The “Blood and Vodka” improv show proved so popular Saturday evening that even before the 7:30 p.m. opening, many people were sitting on mats on the floor and others were not able to be seated at all. The improv show, a project through the Theatre department and held in Studio Theatre, was organized as part of an effort to create student-run improv groups on campus.
Each segment of the show began with a short soliloquy by one of the members of the group.
“In my country you are not allowed to take bathroom breaks. In Russia, the bathroom breaks you,” junior Ben Lee said in a heavy Russian accent during the opening soliloquy of the evening.
The soliloquies, all set in Soviet Russia, provided a framework for the show as a whole and also the inspiration for the name of the show. The show broke roughly into two halves. The first half was made up of short-form improv games like film dubs (where two members of the group do a scene in a made-up language while two others narrate), puppeteer (where two members are silent “puppets,” two audience members move them around and two other improv members narrate the action), world’s worst (where a theme is picked and members describe the “worst” of that theme) and line time (group members perform a scene while interspersing lines provided to them beforehand by the audience).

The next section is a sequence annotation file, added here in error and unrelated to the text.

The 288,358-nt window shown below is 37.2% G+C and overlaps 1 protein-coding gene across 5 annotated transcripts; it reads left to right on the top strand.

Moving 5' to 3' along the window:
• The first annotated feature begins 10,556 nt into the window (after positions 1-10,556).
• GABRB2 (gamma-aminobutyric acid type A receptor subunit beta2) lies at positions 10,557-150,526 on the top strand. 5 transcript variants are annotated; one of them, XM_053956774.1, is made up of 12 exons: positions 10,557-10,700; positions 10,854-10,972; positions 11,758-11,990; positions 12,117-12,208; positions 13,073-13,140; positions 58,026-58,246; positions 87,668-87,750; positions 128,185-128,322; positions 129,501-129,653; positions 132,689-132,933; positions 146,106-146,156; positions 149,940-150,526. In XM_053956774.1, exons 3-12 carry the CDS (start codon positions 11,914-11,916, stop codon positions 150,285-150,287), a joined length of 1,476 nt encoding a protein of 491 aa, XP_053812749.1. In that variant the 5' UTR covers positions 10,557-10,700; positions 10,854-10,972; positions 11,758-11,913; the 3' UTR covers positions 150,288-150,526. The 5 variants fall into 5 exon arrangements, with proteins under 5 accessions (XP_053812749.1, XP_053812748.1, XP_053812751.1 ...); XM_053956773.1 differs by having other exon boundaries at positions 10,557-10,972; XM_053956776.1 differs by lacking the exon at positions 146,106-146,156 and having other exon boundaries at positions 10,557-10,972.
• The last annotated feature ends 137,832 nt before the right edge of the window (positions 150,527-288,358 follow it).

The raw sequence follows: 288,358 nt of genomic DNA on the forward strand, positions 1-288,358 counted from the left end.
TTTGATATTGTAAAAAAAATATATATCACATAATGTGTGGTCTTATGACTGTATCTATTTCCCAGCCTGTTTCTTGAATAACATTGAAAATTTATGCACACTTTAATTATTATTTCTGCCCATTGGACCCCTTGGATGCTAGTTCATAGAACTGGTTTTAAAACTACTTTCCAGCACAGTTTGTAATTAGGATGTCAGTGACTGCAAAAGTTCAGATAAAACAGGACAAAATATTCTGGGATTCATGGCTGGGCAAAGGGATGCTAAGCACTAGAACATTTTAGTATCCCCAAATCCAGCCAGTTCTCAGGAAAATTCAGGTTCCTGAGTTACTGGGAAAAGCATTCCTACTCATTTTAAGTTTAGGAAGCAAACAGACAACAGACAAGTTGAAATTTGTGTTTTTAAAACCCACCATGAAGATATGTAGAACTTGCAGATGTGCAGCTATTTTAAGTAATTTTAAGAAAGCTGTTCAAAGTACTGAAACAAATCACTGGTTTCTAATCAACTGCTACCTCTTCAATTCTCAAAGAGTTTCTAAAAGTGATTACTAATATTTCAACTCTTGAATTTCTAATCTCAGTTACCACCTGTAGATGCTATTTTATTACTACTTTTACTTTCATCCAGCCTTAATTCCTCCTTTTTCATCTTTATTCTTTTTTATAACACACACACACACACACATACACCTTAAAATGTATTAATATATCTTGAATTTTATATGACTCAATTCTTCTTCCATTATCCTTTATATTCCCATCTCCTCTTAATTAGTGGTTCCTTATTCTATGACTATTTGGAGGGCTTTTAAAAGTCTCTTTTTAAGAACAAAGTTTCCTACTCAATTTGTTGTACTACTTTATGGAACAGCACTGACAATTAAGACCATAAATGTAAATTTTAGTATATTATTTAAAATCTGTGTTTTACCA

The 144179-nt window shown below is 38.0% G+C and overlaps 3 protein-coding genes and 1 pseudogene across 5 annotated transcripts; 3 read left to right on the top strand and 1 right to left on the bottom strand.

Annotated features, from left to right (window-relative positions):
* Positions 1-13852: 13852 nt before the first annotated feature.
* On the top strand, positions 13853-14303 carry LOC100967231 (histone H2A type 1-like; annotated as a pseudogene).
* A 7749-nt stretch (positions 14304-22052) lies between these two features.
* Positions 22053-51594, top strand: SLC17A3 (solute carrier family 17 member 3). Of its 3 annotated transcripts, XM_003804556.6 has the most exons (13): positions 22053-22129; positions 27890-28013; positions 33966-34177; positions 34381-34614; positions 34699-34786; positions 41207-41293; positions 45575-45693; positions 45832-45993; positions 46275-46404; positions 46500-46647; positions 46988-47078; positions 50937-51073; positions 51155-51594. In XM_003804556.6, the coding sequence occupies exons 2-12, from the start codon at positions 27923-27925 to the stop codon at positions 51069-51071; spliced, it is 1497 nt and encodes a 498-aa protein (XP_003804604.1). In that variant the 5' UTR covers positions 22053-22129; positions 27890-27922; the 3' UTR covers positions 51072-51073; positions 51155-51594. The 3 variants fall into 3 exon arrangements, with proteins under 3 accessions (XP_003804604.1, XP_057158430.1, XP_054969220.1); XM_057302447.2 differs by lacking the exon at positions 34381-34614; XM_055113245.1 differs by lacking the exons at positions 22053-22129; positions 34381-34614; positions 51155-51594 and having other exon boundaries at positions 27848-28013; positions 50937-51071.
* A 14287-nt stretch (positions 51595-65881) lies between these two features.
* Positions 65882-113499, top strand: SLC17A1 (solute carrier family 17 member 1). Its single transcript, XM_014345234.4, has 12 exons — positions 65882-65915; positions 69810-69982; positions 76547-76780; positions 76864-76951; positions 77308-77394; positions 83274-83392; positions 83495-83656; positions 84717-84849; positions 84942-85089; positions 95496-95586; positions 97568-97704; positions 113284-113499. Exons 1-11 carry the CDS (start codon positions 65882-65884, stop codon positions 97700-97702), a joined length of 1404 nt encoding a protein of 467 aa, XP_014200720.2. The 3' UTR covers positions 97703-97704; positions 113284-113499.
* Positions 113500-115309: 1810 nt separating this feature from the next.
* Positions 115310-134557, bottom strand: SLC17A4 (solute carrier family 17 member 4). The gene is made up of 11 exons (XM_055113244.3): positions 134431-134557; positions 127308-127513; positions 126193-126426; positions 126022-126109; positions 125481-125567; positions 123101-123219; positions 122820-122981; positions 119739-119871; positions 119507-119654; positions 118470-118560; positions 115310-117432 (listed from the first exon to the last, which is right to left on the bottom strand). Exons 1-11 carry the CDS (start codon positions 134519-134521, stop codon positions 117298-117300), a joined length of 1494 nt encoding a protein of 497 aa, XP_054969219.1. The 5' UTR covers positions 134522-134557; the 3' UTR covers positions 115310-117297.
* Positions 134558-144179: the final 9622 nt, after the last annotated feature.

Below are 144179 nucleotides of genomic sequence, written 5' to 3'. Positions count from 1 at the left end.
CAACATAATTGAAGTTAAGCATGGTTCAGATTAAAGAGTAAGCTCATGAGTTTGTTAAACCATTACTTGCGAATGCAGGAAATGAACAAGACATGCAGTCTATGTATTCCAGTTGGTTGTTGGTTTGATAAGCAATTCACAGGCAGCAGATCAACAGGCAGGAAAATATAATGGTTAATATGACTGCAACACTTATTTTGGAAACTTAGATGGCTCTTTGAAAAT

The second half of the show was a long-format improv scene involving all the group members switching in and out of roles in a setting picked by the audience. In Saturday’s performance, the setting was an iceberg and involved a corrupt scientist, his assistant, his nephew, warlike Eskimos, lost spring-breakers and the native equivalent of Facebook, wherein the actual faces of their enemies (removed from their owners, of course) were stored.
While the story of the long-form act was strange, the overarching narrative hung together very well, and the group received an enthusiastic response from the audience. “I really liked the extended scene and audience input,” sophomore Robyn Wright said.
One of the main “props” of the long-form improv was a pantomime sheet of glass used by senior Ernie LoBue’s Eskimo shaman to light fires.
“Well, I needed to summon fire, and I thought it’d be funnier if I did it with something stolen from the [scientific] expedition — otherwise it moves into the magical, and that’s just too easy,” LoBue said.
Reception to the show as a whole was also positive. “It was a very interesting combination of personalities, and the way it came together surprised me in a very good way,” said Admission’s Counselor Sarah Colangelo, ‘10.
Speaking about the troupe’s performance, Lee said, “I think tonight was a good night. I was freaking out at the beginning.”
Another troupe member, junior Isaac Miller said that the best moment of the night was “sawing off my own face; I knew after that I wasn’t responsible [for the scene] anymore.”